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On this my last day, Mrs. L. is kind enough to tell me how their great washings are done. Every week a bundle. is washed of common things,-kitchen aprons, the boys' colored shirts, their blouses, etc. But every six months. lye is made and a great washing done, she says nearly as follows: "I put a pair of sheets on the beds once a month, and my sons put on white shirts on Sundays, but we only wash these things twice a year, about the first of May and the last of October. I put all these white things into an enormous tub of water, a tub holding about a hundred gallons, and I allow them to soak the first day. There is a hole in this tub, and on the second day I draw off a little water from the bottom, and on top of the tub I put a great sheet to hold ashes. Into it I put about a bushel of ashes, and pour boiling water upon them to take out the strength. Before the clothes were first put into the tub the men's shirts were soaped, and then the water drawn off in the morning was taken to pour over the ashes, and all day long we are drawing water from the bottom of the tub and heating it—at first not very hot, but afterwards boiling—and pouring it back upon the linen or the ashes." This manner of washing, she says, saves soap. It requires a good supply of clothing. She says that she had fifty chemises when she was married. "On the third day," she continues, "the men take the ashes from the top of the tub and empty it upon the manure-heap, and three extra hired women come to wash the clothes. They put them into a bag, and the men take them to the piece of water near the house, and there the women wash all day. Washerwomen receive twenty-five sous a day and their food." Mrs. L. further tells me that she got a woman to iron one day last spring, who starched and ironed thirty-five shirts, and she paid her twenty-five sous and her board; but there are some who ask forty.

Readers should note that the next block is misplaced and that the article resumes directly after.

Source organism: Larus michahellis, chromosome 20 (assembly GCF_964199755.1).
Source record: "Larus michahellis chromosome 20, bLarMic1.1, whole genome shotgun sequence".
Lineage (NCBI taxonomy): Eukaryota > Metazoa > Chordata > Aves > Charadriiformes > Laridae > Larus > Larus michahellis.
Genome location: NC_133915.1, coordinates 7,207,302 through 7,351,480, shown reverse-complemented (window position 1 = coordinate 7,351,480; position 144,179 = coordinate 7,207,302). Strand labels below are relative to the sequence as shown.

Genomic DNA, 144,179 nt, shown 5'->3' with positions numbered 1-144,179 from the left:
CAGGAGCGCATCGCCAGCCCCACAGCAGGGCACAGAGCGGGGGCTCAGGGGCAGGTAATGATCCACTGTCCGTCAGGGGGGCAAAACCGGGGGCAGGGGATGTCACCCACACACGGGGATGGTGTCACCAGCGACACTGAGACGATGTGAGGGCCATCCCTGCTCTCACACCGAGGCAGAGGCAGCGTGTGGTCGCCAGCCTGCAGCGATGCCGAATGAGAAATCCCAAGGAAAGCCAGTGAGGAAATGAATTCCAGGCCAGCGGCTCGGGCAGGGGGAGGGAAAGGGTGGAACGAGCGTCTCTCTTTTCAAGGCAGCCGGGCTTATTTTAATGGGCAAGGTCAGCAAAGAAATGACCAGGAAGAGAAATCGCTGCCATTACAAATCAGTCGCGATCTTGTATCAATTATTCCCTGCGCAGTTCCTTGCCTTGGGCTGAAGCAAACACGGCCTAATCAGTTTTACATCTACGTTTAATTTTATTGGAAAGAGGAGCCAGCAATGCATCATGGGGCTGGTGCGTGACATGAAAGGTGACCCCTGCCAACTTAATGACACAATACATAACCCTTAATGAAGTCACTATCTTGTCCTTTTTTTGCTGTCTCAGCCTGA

I find that Pierre's ideas concerning the image of God do not agree with those of the little history in use in their communal school, which is a course of history, containing sacred history, divided into eight epochs, the history of France, and some ideas about ancient and modern nations, by F. P. B. Why the initials only I cannot tell. The author asks, “In what respect is man made in the image of God?" and the reply says, "Not with relation to his body, but to his soul, which is immortal and capable of knowing God."

Here are another question and answer, which I commend to observation: "What did God create on the fifth day? The birds and the fishes." Then this remark follows in finer print: "It does not seem natural to us that God should have made the birds come out of the water, but who can explain the thoughts of the Almighty? Let us believe and adore."

About ninety pages of this little volume are give to sacred history, two hundred and forty-six to France, and fifty-five, in fine print, to other nations. The Egyptians, Scythians, etc., are mentioned, but our own continent is not described. I also see a little geography, which Henri tells me is now in use, by the same F. P. B. It gives seventy-three pages to France, about two to Great Britain, over nine to Italy, and one to the United States. There is also a little description of the characters of different nations. After mentioning the people of Soudan, the author tells us that the aborigines of the northern countries of America have preserved almost all the usages which they had before the invasion of Europeans; the Iroquois, the Hurons, the Illinois, the Canadians, etc., are intrepid, agile, and great hunters; they worship God under the name of the "Great Spirit." Then he speaks